Display London

26 Holborn Viaduct
EC1A 2AQ, London

Jack Marshall: Low Battery

Building on the success of ‘Inner City Ooz’, Jack Marshall returns to Display Gallery for his first solo exhibition in the UK, ‘Low battery’. Informed by an ongoing fascination with the seemingly inanimate, yet dense urban environment, Marshall has created a collection of works that aim to record the shifting rhythmic identity of culture and the city.

 

Drawing on the Henri Lefebvre’s ‘Rhythmanalysis’, a volume of essays where the philosopher outlines a method for analysing the rhythms of urban spaces and the effects of those rhythms on people, ‘Low battery’ is a study of the surfaces of these urban spaces and an examination of the varying rhythms imposed by the inhabitants of a city on the city itself.

 

Extracting and engaging with the graphic elements of urbane themes such as regeneration, vandalism, advertising and noise pollution, Marshall layers and assembles these unfinished studies into disjointed narratives that resemble the art of the comic. Scratches, marks, shreds of paper, and sprayed paint find their way onto walls creating a tapestry of impulses and motives. Ever-changing, these plains of colour and texture are an absorption of the human condition by the city. By reimagining this environment as a world of dialectical graphics, the artist hopes to pick away the layers of thought and realign them into unfinished conversations and fragmented stories.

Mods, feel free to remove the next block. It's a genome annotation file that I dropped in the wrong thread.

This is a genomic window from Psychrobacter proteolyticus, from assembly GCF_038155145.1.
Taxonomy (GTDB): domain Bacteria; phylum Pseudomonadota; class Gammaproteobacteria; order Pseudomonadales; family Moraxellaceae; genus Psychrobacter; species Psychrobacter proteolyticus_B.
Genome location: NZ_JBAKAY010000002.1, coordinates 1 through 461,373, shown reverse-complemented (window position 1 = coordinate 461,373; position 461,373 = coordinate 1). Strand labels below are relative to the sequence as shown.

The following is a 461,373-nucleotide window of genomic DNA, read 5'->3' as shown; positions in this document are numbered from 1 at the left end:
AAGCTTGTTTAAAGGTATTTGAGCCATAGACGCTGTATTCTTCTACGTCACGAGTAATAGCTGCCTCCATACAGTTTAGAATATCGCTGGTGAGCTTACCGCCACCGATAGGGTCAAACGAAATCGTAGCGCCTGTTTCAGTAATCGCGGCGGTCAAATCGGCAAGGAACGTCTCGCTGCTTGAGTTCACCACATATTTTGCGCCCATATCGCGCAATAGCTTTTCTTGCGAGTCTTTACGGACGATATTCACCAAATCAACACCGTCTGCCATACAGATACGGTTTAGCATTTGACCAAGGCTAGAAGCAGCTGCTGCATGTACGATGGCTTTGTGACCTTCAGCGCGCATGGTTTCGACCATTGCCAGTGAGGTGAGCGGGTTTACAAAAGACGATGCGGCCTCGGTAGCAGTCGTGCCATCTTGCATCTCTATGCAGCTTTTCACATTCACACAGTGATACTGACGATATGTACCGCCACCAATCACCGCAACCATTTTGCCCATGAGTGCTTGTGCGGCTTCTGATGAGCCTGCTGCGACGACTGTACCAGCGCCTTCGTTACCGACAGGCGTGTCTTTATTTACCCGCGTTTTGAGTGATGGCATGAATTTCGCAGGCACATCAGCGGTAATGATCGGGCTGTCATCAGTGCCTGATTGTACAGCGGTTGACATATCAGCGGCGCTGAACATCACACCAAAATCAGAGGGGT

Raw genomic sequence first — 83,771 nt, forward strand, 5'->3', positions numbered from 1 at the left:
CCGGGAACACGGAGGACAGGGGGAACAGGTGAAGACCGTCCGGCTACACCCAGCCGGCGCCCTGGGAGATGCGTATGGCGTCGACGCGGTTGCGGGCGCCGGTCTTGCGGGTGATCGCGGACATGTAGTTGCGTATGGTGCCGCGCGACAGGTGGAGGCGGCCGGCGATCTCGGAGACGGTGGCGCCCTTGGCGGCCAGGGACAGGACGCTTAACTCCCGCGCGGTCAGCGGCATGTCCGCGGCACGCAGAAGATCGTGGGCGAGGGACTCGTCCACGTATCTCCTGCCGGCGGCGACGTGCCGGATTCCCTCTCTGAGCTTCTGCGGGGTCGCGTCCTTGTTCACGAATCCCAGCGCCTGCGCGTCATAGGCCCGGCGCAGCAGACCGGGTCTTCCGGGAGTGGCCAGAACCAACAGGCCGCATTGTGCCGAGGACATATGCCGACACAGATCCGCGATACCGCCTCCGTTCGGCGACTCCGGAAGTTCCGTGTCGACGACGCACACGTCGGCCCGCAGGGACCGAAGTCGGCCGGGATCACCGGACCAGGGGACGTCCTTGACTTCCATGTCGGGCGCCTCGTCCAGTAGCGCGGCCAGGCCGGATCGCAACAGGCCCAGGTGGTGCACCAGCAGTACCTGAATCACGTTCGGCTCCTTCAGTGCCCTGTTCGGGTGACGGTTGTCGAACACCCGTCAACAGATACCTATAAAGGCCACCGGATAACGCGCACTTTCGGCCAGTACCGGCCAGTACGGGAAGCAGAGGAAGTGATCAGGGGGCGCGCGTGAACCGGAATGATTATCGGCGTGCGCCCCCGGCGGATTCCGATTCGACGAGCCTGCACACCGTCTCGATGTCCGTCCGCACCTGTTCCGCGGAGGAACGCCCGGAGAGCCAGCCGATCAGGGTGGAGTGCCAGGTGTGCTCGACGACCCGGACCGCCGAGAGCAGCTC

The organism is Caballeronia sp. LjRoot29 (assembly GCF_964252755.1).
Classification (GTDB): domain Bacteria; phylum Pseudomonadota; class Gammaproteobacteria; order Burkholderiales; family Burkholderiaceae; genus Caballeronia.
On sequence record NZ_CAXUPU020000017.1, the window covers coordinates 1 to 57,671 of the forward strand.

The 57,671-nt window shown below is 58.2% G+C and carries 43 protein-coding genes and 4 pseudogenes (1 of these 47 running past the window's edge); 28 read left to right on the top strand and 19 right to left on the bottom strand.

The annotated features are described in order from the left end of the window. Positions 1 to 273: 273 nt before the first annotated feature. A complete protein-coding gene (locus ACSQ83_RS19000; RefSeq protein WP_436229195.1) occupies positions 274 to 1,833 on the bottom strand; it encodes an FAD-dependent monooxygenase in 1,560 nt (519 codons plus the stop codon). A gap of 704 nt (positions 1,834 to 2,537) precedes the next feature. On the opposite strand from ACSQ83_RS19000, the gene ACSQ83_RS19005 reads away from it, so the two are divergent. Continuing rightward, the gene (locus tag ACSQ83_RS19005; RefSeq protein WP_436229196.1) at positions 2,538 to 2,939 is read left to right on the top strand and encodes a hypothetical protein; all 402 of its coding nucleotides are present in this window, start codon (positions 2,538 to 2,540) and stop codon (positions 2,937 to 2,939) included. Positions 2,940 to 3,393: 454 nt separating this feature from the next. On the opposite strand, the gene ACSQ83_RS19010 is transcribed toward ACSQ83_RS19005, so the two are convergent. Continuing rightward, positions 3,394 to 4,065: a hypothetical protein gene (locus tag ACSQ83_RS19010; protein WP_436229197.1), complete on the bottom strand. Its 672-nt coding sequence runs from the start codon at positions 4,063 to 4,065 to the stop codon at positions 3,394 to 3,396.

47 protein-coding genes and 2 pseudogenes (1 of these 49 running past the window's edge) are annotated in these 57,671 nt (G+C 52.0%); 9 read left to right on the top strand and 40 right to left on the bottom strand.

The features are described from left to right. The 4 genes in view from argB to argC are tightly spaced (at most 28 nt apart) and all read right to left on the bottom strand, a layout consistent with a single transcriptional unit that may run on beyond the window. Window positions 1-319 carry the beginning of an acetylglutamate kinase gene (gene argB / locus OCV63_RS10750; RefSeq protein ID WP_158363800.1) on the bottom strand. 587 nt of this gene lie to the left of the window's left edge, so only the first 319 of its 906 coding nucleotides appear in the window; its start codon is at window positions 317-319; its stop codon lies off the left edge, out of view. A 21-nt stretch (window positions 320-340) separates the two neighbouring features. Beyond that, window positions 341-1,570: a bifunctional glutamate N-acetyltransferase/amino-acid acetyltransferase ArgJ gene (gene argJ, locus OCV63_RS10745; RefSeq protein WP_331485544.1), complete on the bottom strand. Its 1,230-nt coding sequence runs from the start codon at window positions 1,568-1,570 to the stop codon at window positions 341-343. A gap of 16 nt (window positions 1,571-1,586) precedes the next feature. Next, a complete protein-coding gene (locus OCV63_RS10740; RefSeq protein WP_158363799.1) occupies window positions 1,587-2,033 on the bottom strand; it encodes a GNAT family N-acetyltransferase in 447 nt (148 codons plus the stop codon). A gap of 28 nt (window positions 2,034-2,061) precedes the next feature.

Inspired by celebrated contemporary American cartoonists Charles Burns and Gary Panter, whose affiliation with the music scene has defined their work, Marshall experiments with a form of layered painting that can be read like a comic book, or watched like a film.

 

 

 

About the Artist:

 

Jack Marshall (b.1992) is an artist from SE London working with painting, illustration, drawing and photography. Trying to reclaim the magic embedded in seemingly mundane routines, his work is an ongoing study of the everyday life. Construction and deconstruction are often engaged, allowing the image to oscillate between abstraction and representation.

 

 

Artists